Star-Bulletin Sports

Hawaii-Hilo volleyball coach Sharon Peterson has won seven national titles with the Vulcans.

Rare gem from back then

By Cindy Luis

When Sharon Peterson left her parochial elementary school for high school, she thought her athletic life was over.

Through eighth grade, she had been active in most every sport, but when she got to high school in 1956, "the Girls Athletic Association had become the Girls Recreation Association and they were leaning away from athletics," said Peterson. "I guess it wasn't feminine enough. My high school athletic career was such a disappointment."


Peterson went on to Long Beach State as a Physical Education major. She and some friends entered a six-women beach volleyball tournament, where she was bitten by the volleyball bug.

I don't know if we scored any points, but I remember thinking it was fantastic," she said. "After one of the games, a woman came up and asked if any of us would like to be coached. If she hadn't come up on that particular day, I don't know where my life would have gone."

Volleyball took the future Hawaii-Hilo coach to Tokyo for the 1964 Olympics and to Mexico for the 1968 Games. Between trips with the national team to the World Games and the Pan-American Games, she landed a job at Punahou School.

"I felt that Hawaii was so far ahead of the mainland in terms of some girls sports," said Peterson. "When I taught in Los Angeles, they tried to scrap together a track team. At Punahou, we had 100 girls coming out and it was wonderful to see all these great athletic young women. What a paradise to come into."

In 1964, volleyball made its Olympic debut in Japan. The players were celebrities.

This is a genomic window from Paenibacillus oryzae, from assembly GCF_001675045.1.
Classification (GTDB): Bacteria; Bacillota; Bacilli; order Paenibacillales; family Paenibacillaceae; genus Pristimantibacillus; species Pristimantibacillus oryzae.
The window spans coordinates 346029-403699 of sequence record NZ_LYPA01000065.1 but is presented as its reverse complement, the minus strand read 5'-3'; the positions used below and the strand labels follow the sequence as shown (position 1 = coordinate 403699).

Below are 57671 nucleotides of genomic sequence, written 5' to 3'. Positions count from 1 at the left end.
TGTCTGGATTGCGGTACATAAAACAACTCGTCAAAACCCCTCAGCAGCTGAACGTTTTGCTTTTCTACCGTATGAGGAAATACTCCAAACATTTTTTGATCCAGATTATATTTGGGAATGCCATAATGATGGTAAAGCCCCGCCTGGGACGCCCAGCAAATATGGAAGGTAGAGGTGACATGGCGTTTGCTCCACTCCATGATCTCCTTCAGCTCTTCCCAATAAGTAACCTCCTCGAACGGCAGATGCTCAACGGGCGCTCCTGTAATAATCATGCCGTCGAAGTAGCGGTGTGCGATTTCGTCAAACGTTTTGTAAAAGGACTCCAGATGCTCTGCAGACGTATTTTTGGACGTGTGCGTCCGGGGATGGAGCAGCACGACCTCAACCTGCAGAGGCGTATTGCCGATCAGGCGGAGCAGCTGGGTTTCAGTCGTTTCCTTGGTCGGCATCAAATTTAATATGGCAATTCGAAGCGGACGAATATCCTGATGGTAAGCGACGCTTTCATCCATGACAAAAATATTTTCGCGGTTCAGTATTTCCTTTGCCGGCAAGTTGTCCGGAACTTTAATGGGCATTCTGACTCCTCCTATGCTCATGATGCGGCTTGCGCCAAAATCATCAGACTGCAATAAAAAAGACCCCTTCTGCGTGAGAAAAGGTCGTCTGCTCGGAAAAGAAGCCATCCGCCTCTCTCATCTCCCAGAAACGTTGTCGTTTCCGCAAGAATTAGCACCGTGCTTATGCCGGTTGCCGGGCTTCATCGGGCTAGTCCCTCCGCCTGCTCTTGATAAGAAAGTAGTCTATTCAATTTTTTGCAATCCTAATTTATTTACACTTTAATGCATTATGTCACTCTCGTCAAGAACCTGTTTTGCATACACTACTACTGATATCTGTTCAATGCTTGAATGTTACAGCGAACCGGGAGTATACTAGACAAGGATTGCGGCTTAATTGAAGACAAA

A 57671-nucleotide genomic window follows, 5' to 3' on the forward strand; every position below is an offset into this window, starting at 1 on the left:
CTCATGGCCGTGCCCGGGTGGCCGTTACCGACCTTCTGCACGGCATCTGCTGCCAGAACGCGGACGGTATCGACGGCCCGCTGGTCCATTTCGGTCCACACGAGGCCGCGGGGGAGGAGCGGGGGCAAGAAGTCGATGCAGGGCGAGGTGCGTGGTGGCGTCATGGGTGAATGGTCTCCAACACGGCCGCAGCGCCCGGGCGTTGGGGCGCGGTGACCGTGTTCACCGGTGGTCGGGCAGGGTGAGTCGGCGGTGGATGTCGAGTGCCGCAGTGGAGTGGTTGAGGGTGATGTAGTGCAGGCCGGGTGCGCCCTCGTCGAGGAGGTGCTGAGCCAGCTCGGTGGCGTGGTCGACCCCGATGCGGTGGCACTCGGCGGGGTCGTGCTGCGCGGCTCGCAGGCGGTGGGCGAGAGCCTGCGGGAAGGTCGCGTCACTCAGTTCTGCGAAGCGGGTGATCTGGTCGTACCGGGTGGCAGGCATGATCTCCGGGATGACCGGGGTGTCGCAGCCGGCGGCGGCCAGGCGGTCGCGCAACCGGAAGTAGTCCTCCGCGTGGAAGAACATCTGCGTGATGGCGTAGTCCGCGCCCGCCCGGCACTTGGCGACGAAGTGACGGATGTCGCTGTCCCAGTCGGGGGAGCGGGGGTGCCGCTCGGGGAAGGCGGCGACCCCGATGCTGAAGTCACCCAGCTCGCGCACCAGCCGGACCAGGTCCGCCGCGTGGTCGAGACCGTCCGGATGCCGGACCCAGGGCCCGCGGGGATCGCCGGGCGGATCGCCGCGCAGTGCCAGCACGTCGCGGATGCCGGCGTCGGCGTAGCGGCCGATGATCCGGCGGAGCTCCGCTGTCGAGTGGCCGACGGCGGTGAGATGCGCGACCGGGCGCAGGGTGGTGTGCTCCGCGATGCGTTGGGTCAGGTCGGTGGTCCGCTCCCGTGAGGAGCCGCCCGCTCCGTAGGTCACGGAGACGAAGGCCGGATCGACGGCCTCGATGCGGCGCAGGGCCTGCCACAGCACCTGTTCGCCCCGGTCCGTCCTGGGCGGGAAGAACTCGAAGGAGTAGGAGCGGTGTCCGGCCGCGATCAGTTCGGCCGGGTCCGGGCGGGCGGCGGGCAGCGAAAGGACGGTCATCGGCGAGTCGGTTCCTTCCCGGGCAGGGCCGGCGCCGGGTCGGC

"Their volleyball teams were so awesome," Peterson said of the Japanese, whose women won gold and whose men won the bronze. "All you had to say was you played volleyball and people asked for autographs."

A five-time USVBA All-American, Peterson went on to play professionally in the IVA for two seasons. In 1978, she was offered the job at Hawaii-Hilo.

The initial salary was for $2,400 that then-athletics director Ramon Goya got increased to $5,400 before her first day on the job.

In their inaugural season, the Vulcans finished second at the AIAW Division II nationals. In 1979, Hilo won what would be the first of seven national titles; that run included a double-dip when the Vulcans claimed the AIAW and NAIA championships in 1981.

Peterson said she never felt she was discriminated against in athletics.

"We were just thankful for the opportunity to play," she said. "We played for fun, without the pressure of having to get a scholarship. I think there's a lot of pressure on young girls to get a scholarship because their parents spend a lot of money for them to play club ball.

"When it comes down to it, I think every generation tells the next, 'Oh, you have it so easy.' I know I didn't have it as hard because we didn't have year-round training for the national team. An all-star team was picked, we got together for three months. That was before they decided that if we were going to be contenders, the team had to train year round."

Peterson said she's seen women's athletics blossom the past few years, particularly in the Olympics and with the WNBA. And Hilo named a woman as its athletics director in 2001: Kathleen McNally.

"I've been the only female in the department for a long time," said Peterson. "It's nice to have company."

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